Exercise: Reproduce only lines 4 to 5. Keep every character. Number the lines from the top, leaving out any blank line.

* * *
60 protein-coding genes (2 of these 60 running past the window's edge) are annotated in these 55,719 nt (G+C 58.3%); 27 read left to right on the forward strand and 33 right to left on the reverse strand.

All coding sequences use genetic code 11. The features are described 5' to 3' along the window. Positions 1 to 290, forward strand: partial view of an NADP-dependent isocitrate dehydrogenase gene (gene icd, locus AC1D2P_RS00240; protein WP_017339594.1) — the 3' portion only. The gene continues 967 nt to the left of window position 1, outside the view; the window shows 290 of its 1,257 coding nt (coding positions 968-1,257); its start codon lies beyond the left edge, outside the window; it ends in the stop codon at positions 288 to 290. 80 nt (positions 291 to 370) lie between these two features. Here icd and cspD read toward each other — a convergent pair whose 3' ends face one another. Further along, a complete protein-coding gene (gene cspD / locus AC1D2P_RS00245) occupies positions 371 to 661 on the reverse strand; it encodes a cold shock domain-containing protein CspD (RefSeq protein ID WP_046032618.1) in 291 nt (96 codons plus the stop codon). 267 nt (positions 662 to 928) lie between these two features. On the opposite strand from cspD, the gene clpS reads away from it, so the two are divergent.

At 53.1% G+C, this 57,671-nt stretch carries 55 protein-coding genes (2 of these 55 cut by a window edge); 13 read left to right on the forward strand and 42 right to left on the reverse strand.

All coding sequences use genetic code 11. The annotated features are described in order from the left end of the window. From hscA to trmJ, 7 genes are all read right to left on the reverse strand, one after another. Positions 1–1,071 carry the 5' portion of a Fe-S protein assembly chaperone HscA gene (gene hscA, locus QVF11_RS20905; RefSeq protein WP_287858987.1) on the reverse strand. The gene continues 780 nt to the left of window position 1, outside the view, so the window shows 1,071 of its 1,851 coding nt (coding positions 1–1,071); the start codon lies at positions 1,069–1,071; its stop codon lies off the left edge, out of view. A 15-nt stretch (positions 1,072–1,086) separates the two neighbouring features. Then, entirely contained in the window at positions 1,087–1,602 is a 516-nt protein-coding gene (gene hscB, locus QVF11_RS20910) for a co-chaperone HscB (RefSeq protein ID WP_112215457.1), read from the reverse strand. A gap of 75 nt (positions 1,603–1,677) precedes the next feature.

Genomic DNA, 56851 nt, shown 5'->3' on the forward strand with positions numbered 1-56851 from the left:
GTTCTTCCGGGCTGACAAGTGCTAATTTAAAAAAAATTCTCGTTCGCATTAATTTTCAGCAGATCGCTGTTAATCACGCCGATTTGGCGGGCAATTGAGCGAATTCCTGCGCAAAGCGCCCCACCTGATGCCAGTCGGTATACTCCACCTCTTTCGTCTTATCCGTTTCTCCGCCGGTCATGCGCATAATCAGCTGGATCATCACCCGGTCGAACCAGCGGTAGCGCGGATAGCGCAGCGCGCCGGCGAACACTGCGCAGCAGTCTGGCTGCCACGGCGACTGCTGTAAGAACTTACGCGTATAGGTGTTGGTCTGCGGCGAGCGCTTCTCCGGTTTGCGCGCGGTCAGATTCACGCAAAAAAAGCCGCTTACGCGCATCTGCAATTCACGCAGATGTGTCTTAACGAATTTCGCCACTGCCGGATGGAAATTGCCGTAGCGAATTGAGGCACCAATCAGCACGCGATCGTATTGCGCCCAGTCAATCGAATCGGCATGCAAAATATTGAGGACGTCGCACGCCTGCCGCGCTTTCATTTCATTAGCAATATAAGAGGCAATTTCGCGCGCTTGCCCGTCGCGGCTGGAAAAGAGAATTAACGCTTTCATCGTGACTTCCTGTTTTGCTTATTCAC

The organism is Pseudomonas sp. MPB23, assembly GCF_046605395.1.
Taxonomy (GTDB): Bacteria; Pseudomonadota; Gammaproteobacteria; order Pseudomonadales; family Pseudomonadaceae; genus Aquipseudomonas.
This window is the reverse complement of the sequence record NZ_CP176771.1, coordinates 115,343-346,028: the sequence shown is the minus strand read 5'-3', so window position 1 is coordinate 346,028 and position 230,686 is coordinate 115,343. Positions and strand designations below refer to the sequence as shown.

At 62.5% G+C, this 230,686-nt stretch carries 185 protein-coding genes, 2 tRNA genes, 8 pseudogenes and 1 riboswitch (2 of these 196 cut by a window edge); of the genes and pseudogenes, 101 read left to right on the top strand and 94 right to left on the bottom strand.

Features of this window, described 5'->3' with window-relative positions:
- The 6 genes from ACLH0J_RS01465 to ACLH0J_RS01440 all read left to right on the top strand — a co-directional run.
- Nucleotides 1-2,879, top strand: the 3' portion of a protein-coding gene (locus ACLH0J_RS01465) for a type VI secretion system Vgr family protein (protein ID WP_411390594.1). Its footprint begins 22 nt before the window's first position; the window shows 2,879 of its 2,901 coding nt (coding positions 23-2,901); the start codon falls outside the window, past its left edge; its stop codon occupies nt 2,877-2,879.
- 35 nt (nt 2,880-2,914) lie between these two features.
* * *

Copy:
All coding sequences use genetic code 11. The annotated features are described in order from the left end of the window. From hscA to trmJ, 7 genes are all read right to left on the reverse strand, one after another. Positions 1–1,071 carry the 5' portion of a Fe-S protein assembly chaperone HscA gene (gene hscA, locus QVF11_RS20905; RefSeq protein WP_287858987.1) on the reverse strand. The gene continues 780 nt to the left of window position 1, outside the view, so the window shows 1,071 of its 1,851 coding nt (coding positions 1–1,071); the start codon lies at positions 1,069–1,071; its stop codon lies off the left edge, out of view. A 15-nt stretch (positions 1,072–1,086) separates the two neighbouring features. Then, entirely contained in the window at positions 1,087–1,602 is a 516-nt protein-coding gene (gene hscB, locus QVF11_RS20910) for a co-chaperone HscB (RefSeq protein ID WP_112215457.1), read from the reverse strand. A gap of 75 nt (positions 1,603–1,677) precedes the next feature.

Genomic DNA, 56851 nt, shown 5'->3' on the forward strand with positions numbered 1-56851 from the left: